The world is not geared for someone like me.  I am aware that to do anything in life, you have to “put yourself out there”.  We are pelted with the incessant din of idle chatter. I am certain this is challenging for anyone.  For me, however, it requires an additional layer of determination: I don’t even like using the telephone.

The mismatch between how I am and how the world works sometimes leads to darker thoughts. I recently had a skin blemish which I thought might be cancerous: it was not, but I had to ask myself if it was, how would I feel? If I am really honest, abandoning the struggle that life represents sometimes seems ideal. I recall the anger and upset of others in the face of my incomprehension; there is a part of me that wants to shrink back into the tightest corner to avoid any blowback. It’s perhaps natural to have the desire to disappear.

Matters become even more difficult when those around me don’t understand my motivations.  I want to keep saying, “I am trying.  Please, I don’t mean any offence to you or to anyone.  Can you hear me?”  I am rarely heard. 

I am frequently tired.  I keep myself going with coffee.  Animals are also a source of comfort because they understand with just one gesture or word that one means no harm.  Love on their part is uncomplicated and pure; it’s easy to express it in return.

But this is living with “A”, at least it is as how I define it. Perhaps others have better support structures. Maybe others find help more available: to get a referral from the NHS for a therapist would take years. Apparently Elon Musk is “on the spectrum” too; if so, I don’t recognise it. I worry about offending people; he apparently doesn’t care. I worry about making mistakes, he apparently revels in them. If he too is living with “A”, he clearly feels that money shields him from consequences; he does not have the impulse to care or improve. No one said that having “A” as a constant companion made one a nice person, I suppose.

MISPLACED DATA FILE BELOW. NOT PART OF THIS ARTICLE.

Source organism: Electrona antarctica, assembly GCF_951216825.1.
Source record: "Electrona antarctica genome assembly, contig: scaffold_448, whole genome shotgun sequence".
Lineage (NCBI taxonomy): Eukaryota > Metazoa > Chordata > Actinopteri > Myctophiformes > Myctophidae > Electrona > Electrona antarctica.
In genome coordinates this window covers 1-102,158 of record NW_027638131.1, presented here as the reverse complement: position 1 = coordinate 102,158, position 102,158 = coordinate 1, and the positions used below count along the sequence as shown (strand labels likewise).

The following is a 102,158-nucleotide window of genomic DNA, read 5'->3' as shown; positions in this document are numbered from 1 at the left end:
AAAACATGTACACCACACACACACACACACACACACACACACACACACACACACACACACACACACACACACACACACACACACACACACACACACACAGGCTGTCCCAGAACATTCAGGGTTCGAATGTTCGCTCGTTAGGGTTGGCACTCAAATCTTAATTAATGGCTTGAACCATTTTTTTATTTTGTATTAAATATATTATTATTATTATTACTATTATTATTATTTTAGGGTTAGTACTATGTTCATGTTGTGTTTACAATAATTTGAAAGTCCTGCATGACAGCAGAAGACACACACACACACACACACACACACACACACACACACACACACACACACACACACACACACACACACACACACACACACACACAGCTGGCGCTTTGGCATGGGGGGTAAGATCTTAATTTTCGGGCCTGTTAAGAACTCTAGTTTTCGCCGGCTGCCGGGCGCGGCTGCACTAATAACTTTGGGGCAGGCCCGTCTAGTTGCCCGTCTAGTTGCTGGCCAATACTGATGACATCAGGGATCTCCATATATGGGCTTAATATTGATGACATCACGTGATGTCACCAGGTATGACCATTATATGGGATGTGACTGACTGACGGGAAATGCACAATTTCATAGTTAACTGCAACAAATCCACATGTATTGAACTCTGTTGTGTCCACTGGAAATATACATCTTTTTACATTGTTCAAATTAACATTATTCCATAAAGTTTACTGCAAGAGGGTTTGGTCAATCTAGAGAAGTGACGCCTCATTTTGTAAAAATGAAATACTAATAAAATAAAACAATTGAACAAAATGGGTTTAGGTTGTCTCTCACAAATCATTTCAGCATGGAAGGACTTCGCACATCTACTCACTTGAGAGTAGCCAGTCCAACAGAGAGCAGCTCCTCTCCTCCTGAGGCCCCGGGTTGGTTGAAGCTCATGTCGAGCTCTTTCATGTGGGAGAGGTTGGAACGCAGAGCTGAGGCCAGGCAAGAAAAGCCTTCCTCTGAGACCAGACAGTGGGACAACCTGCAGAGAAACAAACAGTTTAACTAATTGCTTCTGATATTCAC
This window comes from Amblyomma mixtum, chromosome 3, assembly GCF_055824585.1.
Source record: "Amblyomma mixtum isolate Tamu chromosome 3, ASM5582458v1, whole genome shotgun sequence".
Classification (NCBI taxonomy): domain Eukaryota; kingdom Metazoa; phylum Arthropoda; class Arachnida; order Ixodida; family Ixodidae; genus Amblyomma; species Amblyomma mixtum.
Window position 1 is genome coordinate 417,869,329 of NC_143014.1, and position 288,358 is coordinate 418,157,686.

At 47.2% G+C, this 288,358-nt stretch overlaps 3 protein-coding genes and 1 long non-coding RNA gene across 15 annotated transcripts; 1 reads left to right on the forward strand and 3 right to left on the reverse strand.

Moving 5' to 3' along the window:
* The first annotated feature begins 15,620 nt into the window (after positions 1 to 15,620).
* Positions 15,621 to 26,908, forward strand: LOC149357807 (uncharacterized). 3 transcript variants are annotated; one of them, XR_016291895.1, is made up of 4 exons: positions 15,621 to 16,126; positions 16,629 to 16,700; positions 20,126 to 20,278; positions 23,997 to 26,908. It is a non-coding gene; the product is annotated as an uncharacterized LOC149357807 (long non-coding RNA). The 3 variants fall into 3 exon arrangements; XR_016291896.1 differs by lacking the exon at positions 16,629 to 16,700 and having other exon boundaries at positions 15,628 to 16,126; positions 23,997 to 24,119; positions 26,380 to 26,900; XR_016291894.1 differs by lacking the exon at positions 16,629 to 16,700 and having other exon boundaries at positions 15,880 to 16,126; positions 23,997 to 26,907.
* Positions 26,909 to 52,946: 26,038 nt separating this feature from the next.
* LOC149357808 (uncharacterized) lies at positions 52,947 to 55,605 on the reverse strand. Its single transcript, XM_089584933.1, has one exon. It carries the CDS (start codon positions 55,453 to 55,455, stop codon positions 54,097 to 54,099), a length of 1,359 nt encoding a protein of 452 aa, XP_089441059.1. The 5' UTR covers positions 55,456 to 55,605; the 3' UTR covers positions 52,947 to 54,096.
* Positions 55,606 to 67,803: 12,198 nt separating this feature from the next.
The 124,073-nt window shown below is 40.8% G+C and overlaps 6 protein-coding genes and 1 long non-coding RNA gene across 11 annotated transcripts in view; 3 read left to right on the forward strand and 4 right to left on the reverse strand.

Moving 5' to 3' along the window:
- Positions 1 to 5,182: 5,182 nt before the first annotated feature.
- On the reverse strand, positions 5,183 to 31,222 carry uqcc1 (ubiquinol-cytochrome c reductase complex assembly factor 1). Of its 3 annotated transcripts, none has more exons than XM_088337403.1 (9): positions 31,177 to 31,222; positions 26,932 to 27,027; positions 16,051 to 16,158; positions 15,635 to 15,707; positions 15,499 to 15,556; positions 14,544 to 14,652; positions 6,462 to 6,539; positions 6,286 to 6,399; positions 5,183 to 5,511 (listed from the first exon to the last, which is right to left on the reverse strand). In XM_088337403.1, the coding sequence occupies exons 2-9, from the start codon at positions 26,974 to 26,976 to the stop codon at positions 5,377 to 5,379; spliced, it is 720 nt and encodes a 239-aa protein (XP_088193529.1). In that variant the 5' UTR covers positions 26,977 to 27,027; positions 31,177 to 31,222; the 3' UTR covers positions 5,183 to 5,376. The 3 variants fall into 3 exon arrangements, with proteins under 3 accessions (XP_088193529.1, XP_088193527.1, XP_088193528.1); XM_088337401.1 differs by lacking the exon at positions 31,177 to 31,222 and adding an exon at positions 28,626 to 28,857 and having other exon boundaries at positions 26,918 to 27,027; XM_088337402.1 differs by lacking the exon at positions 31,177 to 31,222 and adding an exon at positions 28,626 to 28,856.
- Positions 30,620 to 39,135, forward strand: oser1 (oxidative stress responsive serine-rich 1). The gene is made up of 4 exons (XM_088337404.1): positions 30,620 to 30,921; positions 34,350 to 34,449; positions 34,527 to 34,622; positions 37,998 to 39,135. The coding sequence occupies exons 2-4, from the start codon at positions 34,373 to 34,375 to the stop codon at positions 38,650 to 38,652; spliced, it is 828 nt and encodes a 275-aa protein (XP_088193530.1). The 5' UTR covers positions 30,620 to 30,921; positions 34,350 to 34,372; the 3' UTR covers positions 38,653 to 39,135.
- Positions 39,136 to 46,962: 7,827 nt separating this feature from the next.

I have not written this piece to inspire sympathy or pity. Despite my obvious hangups, I have achieved much in life. As previously stated, I ran for office. I have channeled my energies into academic and literary pursuits. When I am focused on a piece of work, I can stick with it for a long time without losing concentration. In a way, the “A” can be a strength.

There are comforts too; when my dog Jenny Penny, a bright-eyed long haired dachshund, climbs onto the sofa beside me and falls asleep, I smile. I hope, however, that anyone who has someone like me in their lives can try to understand that this individual is coping, not thriving, feeling under threat, not comfortable. Maybe, just maybe, that awareness will lead to a bit more kindness.